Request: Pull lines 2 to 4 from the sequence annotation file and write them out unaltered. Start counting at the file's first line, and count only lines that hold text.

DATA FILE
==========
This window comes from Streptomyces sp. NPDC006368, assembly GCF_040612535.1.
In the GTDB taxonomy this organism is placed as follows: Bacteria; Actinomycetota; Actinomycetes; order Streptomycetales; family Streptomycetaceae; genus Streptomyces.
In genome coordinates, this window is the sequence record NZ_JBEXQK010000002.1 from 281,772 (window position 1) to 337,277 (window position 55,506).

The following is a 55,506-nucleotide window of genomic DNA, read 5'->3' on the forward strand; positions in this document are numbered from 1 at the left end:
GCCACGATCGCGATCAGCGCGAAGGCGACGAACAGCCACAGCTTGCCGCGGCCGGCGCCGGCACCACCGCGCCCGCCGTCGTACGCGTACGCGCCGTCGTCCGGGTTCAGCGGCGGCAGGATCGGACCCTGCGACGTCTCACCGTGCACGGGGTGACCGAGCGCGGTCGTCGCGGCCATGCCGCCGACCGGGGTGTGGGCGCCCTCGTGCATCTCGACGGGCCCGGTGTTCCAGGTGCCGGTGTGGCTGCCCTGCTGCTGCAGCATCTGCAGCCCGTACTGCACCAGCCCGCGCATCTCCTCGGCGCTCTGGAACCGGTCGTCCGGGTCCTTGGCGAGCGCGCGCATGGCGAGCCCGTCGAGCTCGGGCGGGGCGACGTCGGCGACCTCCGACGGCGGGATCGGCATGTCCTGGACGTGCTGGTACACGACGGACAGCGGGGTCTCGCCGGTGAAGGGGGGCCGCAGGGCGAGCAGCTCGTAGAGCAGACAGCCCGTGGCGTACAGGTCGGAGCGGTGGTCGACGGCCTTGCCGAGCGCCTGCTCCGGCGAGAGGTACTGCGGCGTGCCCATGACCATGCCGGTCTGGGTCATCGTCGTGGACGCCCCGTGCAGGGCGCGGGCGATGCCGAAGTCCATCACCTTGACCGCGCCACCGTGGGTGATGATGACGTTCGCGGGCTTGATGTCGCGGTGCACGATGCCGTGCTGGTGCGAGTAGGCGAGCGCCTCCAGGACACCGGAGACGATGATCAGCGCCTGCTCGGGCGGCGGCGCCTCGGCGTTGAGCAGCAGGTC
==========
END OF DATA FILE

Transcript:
In the GTDB taxonomy this organism is placed as follows: Bacteria; Actinomycetota; Actinomycetes; order Streptomycetales; family Streptomycetaceae; genus Streptomyces.
In genome coordinates, this window is the sequence record NZ_JBEXQK010000002.1 from 281,772 (window position 1) to 337,277 (window position 55,506).

The following is a 55,506-nucleotide window of genomic DNA, read 5'->3' on the forward strand; positions in this document are numbered from 1 at the left end: